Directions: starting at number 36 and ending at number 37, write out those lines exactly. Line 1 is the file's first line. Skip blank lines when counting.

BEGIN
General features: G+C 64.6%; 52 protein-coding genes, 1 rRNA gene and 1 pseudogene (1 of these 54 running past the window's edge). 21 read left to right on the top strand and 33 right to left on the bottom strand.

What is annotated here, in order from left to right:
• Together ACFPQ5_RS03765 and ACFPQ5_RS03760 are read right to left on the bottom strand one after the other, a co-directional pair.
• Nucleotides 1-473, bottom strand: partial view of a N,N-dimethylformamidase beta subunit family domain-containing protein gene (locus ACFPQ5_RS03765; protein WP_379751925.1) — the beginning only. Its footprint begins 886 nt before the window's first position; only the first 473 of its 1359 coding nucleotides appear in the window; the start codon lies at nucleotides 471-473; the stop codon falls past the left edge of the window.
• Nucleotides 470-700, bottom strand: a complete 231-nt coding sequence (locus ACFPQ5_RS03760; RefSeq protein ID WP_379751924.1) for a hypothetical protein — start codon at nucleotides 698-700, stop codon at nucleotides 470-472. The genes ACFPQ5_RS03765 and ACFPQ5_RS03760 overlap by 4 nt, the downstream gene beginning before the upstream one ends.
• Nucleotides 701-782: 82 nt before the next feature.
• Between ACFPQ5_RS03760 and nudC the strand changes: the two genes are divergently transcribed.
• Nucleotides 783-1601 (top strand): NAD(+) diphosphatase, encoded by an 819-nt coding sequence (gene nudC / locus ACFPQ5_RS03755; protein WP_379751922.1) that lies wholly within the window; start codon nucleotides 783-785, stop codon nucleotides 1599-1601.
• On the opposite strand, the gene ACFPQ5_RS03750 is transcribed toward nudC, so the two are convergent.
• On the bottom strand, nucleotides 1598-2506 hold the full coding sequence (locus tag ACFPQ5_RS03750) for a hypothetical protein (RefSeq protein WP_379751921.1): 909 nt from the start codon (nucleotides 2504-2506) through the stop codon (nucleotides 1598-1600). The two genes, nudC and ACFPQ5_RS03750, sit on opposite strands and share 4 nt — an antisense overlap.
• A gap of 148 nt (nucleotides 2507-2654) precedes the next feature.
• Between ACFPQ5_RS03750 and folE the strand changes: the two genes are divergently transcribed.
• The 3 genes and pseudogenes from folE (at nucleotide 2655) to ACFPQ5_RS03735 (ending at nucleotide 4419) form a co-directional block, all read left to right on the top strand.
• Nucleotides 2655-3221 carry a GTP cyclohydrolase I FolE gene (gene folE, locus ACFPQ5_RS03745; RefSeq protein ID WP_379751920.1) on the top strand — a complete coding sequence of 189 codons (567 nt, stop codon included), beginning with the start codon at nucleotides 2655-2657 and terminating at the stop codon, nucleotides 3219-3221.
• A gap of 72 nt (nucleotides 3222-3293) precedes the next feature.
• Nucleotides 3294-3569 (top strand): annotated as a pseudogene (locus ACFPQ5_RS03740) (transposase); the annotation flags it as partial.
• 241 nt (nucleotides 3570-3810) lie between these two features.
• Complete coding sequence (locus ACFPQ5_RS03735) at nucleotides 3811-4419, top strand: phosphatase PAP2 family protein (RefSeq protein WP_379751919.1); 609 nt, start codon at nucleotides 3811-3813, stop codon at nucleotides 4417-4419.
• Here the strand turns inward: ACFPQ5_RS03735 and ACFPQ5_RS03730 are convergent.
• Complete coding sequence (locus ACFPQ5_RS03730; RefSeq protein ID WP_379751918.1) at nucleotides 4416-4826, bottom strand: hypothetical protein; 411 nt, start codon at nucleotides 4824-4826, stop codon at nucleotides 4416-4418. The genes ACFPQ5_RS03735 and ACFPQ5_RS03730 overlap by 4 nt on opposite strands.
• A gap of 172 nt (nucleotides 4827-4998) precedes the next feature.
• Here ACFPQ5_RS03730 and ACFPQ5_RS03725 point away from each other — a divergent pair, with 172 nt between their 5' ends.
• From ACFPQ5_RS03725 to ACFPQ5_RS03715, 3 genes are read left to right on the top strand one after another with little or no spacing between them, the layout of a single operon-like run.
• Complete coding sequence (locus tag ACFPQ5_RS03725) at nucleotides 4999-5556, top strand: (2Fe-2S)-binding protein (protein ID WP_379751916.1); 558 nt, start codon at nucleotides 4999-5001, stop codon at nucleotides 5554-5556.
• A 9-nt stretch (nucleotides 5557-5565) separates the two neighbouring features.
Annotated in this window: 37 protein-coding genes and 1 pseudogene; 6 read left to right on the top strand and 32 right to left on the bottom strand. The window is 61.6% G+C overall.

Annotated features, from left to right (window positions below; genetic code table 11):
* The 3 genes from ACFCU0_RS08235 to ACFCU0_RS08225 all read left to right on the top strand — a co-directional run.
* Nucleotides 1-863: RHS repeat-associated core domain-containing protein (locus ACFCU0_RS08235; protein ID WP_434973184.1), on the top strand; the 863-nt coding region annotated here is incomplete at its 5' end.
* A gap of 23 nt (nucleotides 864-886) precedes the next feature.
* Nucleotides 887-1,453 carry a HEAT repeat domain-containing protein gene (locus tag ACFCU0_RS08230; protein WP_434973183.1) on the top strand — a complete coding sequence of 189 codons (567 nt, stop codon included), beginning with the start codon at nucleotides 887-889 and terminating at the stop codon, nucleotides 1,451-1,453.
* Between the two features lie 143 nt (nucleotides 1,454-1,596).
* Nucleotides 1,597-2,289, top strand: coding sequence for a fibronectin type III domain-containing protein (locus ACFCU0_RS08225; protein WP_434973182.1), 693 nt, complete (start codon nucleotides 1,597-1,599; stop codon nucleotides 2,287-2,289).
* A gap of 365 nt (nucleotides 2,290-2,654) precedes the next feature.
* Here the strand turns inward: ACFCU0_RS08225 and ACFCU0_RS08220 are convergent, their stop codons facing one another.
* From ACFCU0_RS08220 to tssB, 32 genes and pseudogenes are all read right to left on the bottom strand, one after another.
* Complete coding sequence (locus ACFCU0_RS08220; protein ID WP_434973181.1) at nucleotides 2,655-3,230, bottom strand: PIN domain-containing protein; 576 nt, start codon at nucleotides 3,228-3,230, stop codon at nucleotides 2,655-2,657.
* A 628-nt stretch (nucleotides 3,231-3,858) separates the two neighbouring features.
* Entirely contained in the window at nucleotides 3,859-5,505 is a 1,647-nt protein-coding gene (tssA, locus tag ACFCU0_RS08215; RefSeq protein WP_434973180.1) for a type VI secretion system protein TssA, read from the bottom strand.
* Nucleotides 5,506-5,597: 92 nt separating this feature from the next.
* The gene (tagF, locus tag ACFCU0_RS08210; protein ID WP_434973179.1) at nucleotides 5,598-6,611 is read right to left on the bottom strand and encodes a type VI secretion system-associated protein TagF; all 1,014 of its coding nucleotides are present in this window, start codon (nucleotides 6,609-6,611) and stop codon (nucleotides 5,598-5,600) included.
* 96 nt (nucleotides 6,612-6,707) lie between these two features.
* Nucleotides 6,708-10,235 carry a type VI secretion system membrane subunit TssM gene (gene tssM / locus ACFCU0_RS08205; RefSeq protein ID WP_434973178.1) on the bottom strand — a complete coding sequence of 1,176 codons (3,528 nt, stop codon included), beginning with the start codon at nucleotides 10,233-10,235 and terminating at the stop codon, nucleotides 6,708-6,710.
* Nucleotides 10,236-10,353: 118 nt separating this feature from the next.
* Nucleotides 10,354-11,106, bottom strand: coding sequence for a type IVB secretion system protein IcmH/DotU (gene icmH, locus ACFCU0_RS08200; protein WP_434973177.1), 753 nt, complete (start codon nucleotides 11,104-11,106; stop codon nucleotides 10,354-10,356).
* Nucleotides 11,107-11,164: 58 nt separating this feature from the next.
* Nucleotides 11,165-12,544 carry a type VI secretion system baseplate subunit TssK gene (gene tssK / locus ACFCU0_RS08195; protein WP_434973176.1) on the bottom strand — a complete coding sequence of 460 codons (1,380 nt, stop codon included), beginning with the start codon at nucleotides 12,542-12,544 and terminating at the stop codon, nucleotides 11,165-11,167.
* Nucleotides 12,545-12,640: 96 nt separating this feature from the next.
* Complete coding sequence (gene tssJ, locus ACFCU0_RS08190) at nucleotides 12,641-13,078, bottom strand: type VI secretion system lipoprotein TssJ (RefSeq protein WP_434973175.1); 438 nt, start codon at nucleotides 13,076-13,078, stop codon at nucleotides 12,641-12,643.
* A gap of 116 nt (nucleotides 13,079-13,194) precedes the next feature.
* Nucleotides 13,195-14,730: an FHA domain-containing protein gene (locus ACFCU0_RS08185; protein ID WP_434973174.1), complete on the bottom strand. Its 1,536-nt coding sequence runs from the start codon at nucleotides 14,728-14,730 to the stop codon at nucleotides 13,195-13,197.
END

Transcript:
* From ACFCU0_RS08220 to tssB, 32 genes and pseudogenes are all read right to left on the bottom strand, one after another.
* Complete coding sequence (locus ACFCU0_RS08220; protein ID WP_434973181.1) at nucleotides 2,655-3,230, bottom strand: PIN domain-containing protein; 576 nt, start codon at nucleotides 3,228-3,230, stop codon at nucleotides 2,655-2,657.